DeFi features enable users to finally get a piece of the pie in terms of financial services. The entire DeFi movement was built to remove the centralized factors from the system and introducing a more democratic way to provide essential financial services. Consequently, DeFi provides new and exciting ROI opportunities to the masses.
Two features that have shined bright throughout the rise of the DeFi sector are staking and farming. Both of these services appear similar from the service, but when you delve deeper into their purposes and functionalities, it’s easy to see that these platforms have some stark differences that may make one better suited to your investment strategy than the other. Here’s what you need to know when discussing Staking vs Farming.
What is Staking?
Staking is a method of securing a blockchain by locking your cryptocurrency into a network smart contract. Staking is a core feature of PoS (Proof-of-Stake) networks. These systems eliminate the use of miners and instead, it replaces these nodes with normal users. The advantages of PoS systems are many. For one, they are more scalable and far more energy efficient when compared to PoW networks like Bitcoin.
Notably, the longer you stake and the higher the rewards. Also, the more coins you stake and the more rewards you earn. Staking is used as a way to provide access to community governance systems in some networks. The more tokens you stake and the more weight your vote holds.
Downsides of Staking
There are some downsides to staking. For one, your funds are locked away in the smart contract. You can’t remove these funds or access them without incurring some sort of fee. In some staking pools, if you remove your funds, you lose your rewards completely. In other networks, you simply pay a fee and receive reduced rewards.
Since your funds are locked up, you may find that you are unable to take advantage of better opportunities if they arise during your staking period. Additionally, if the market takes a strong downturn, you can take double losses as the value of the token will drop and you will need to accept early withdrawal fees to even trade these funds in the first place.
Staking lockup periods can vary depending on the network. Some network’s have lockup periods as long as 90 days. Additionally, you will need to provide a certain amount of coins to be eligible for staking rewards. Some networks require you to become a validator node to stake as well.
For example, to become a validator and stake on ETH2.0, you need to stake 32 ETH. For most people, this isn’t a possibility. As such, the emergence of staking pools has simplified this process and allowed users to pool their tokens to meet the requirements. In the end, all those in the pool share in the rewards. This process can require a variety of requirements be met including certain uptime, value, and more.
What is Farming?
Yield Farming refers to the act of providing liquidity to smart contract in exchange for rewards. You receive LP tokens for your participation. These tokens are designed to rise in value as the liquidity pool increases in value. As such, they provide another layer of profit to liquidity providers on top of their rewards.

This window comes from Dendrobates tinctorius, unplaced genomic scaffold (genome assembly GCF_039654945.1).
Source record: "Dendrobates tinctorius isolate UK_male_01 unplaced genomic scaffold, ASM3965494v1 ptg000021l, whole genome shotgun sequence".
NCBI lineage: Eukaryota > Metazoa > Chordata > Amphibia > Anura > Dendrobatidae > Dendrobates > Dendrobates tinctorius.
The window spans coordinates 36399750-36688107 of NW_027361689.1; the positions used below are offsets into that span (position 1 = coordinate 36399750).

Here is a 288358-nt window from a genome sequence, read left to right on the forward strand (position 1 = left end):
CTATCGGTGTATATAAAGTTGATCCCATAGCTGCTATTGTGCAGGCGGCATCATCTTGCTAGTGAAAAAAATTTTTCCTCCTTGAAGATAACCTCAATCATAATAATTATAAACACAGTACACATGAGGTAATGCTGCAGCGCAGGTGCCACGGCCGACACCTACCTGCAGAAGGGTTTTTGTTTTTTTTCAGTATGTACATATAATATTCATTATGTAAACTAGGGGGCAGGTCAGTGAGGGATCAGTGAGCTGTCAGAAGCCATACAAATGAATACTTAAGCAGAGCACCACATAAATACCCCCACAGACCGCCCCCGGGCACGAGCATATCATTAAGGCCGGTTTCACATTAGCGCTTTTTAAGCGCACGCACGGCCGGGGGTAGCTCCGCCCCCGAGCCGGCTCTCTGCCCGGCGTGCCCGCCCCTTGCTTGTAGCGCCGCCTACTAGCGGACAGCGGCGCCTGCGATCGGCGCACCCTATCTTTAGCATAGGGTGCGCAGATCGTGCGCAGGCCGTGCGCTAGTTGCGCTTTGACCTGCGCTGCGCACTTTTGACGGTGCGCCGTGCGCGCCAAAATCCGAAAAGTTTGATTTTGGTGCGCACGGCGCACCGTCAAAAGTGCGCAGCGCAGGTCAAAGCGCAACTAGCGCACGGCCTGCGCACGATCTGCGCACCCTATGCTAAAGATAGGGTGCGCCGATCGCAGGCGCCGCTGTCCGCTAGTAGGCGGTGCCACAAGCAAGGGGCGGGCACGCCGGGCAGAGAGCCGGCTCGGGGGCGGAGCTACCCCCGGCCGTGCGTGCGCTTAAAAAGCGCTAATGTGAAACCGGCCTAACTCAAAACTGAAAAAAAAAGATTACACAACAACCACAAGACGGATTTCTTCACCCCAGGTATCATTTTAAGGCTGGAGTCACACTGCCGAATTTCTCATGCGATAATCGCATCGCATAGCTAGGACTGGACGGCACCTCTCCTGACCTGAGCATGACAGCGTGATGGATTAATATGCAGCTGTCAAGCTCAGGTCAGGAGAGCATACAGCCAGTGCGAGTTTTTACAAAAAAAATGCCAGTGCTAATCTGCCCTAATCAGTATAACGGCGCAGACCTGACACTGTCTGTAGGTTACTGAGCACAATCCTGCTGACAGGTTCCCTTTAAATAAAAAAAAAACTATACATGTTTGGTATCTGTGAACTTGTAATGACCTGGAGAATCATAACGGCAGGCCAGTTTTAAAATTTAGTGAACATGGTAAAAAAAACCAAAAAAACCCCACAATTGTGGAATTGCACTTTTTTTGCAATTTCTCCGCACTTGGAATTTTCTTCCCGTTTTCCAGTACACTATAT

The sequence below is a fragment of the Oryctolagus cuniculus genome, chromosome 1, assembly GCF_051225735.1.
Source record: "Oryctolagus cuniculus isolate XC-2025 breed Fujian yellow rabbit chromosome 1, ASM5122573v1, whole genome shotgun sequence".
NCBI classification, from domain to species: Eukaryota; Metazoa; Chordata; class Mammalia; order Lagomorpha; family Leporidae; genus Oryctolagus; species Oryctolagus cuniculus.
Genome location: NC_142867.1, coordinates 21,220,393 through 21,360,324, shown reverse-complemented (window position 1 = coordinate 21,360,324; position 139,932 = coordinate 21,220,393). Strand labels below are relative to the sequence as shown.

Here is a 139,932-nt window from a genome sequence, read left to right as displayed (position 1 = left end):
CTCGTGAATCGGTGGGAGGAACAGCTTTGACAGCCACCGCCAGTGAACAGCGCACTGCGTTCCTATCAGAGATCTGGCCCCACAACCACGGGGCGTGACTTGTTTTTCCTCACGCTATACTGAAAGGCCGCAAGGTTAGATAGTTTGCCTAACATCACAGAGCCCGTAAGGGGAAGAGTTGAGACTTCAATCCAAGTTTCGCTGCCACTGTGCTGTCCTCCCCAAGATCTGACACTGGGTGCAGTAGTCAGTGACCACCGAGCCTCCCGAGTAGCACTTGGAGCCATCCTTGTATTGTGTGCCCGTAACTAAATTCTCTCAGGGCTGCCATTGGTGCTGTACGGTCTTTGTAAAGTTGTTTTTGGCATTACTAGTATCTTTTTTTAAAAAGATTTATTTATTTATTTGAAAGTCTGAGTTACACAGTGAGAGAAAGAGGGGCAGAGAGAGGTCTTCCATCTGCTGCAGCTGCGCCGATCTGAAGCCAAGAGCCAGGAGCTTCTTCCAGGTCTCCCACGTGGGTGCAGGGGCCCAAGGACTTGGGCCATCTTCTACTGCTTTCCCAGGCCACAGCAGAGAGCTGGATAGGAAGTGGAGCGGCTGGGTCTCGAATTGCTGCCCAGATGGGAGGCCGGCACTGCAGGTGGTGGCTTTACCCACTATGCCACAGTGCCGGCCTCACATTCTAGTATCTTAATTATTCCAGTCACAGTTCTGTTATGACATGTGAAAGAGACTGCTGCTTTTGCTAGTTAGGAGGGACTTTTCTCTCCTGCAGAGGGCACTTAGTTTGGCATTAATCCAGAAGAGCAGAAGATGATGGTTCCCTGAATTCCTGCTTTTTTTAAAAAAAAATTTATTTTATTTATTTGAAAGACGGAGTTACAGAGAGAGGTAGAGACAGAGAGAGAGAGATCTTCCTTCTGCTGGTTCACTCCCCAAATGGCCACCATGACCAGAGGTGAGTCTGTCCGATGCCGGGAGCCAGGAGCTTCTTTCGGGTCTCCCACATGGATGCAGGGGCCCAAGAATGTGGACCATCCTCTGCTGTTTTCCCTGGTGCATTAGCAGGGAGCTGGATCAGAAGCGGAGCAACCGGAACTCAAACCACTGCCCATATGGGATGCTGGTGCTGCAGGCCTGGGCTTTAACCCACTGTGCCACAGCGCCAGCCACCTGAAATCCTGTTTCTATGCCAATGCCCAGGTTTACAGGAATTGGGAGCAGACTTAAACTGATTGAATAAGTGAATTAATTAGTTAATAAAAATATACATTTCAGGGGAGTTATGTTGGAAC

Yield farming doesn’t serve any role in securing a network like staking. Instead, it’s primarily designed to provide ROIs to investors. It was built out of a desire to improve on the staking mechanisms with more flexibility and options.
Unlike staking, farming doesn’t have preset lock-up periods. The APY rate is constantly hanging with farming pools. This changing rate makes farming a little more complicated than staking in terms of securing consistent ROIs. Expert farmers continually monitor the pools to find the highest yield options with the lowest gas fees.
Downside of Farming
Since farming doesn’t require you to commit to long-term lockup periods, the APY is usually much less than long staking periods. Whereas a staker simply locks their funds up and returns to withdraw their rewards, a farmer must stay on top of the market to ensure that their pool is profitable. Consequently, farming provides less consistent ROIs when compared to staking but far more freedom.
How to Decide Between Staking and Farming
It’s not an easy decision to decide which of these DeFi features is the right move for you. For many, staking is the simpler option because they lack the time to commit to monitoring the yield farming pools. Additionally, the introduction of staking pools makes it easier for users to share in securing larger and more powerful networks,
Try Them Both
It’s recommended that new users give both options a try. Staking is the best for new users because there are very few technical requirements. Platforms such as META 1 provide simple and secure staking options. Once you have a grasp on the staking process, try your luck yield farming. Yield Farming will provide you more ROI opportunities but they require more work on your part. Keenly, you will slowly master both of these features and be able to profit from either function when you see the opportunity.